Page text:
My Top 10 Favorite Travel Movies (Fiction)

It’s not always possible to hop on a plane and explore a new destination, so sometimes traveling from the comfort of your couch is the next best thing. Here are my top 10 travel movies to inspire or satiate that longing to travel the world.

10. Tracks (2013)

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Travels to: Australia

Stars: Mia Wasikowska, Adam Driver

Best travel quote: “I am well aware of the hardship I will be facing. I am the first to admit I’m remarkably unqualified for such a hazardous undertaking. But this is precisely the point of my journey. I’d like to think an ordinary person is capable of anything.” – Robyn Davidson

Tracks is the true story of Robyn Davidson, played by Mia Wasikowska in the film. In 1977 Davidson set out to cross the Australian outback with only four camels and a dog. Her epic adventure was documented in a photo series published in National Geographic. Tracks is another great, inspiring example of female solo travel, showing that not all great journeys are undertaken by men as many history books would lead one to believe.

 

9. Chef (2014)

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Travels to: California, Florida, Louisiana, Texas

Stars: Jon Favreau, Sofia Vergara, John Leguizamo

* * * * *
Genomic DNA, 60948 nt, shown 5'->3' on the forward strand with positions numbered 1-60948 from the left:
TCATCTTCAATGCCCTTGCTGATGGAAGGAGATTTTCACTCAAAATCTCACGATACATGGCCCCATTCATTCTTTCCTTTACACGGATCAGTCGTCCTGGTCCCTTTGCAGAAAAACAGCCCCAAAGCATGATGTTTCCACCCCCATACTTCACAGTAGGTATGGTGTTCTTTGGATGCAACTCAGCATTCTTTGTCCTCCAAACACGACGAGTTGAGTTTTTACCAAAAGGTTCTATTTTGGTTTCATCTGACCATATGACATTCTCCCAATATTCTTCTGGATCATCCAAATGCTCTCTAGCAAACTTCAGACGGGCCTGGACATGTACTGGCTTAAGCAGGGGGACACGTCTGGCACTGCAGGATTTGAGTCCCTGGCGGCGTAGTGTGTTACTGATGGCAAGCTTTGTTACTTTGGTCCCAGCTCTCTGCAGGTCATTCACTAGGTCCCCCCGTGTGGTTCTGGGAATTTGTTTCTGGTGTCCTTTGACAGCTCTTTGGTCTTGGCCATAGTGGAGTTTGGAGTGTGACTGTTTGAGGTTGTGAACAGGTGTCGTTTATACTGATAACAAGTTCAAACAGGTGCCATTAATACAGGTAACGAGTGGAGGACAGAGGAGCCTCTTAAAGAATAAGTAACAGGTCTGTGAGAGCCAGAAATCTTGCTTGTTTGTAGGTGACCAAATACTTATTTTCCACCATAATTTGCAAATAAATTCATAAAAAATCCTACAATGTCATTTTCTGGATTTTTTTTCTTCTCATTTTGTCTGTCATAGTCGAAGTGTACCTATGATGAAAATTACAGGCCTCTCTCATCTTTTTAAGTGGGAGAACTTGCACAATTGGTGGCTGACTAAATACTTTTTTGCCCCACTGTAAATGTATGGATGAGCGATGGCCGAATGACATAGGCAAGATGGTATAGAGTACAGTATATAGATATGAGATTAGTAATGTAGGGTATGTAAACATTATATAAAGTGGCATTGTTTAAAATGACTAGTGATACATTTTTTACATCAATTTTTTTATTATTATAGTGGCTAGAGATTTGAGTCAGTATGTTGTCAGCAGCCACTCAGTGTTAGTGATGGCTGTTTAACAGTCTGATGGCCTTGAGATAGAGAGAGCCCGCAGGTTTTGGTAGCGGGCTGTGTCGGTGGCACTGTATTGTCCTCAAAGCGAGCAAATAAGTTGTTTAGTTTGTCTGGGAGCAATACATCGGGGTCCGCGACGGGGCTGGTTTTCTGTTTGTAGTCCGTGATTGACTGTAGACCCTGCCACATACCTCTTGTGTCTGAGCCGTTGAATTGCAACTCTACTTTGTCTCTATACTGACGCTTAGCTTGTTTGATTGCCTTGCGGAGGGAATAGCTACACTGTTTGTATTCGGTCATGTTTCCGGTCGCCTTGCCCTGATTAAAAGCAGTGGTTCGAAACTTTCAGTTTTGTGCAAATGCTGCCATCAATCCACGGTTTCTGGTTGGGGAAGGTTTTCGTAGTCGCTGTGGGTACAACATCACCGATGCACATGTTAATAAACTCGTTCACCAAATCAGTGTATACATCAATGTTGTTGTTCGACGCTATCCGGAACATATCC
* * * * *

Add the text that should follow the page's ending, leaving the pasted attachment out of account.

Best travel quote: “I may not do everything great in my life, but I’m good at this. I manage to touch people’s lives with what I do and I want to share this with you.” – Carl

Travel lesson learned: Take chances even if it seems scary.

Chef is the best feel good movie I’ve seen in recent memory. Jon Favreau plays Carl, a chef stuck working in a restaurant that stifles his creativity. At the same time, he is going through a divorce that is hard on his young son. Carl walks out on his job and decides to go to Florida to get a food truck and bring it back to Los Angeles. His son comes with him and together along with Carl’s longtime sous chef, Martin. What follows is a feel good journey about family, life and food. Plus, the soundtrack is amazing.

8. Under the Tuscan Sun (2003)

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Travels to: Italy

Stars: Diane Lane, Sandra Oh

Best travel quote: “Any arbitrary turning along the way and I would be elsewhere; I would be different.” – Francis

Travel lesson learned: Frances meets an Italian guy and gets in his car fifteen minutes later. It turns out okay, but don’t get in the cars of strange men. This should be a given.

As always, the book is better than the movie. Actually, the movie is very, very loosely based on the book. In spite of this, Under the Tuscan Sun takes you on a journey through Italy’s Tuscany. When many people think of their dream vacation they think of places like Italy: beautiful landscapes, amazing food, open markets and medieval architecture. This film will take you there through the eyes of Frances, a writer and recent divorcee played by Diane Lane. While on a vacation to Tuscany given to her by friends to cheer her up, she finds a run-down house in a Tuscan village. On a whim, she decides to buy it. Under the Tuscan Sun follows one woman’s journey to find herself after her life falls apart, showing that travel has the power to put someone back together. It will inspire you to take your life into your own hands and see that life is too short to be sad or regretful.

7. Into the Wild (2007)

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Travels to: Alaska, California, South Dakota, Mexico

Stars: Emile Hirsch, Marcia Gay Harden, Catherine Keener, Jena Malone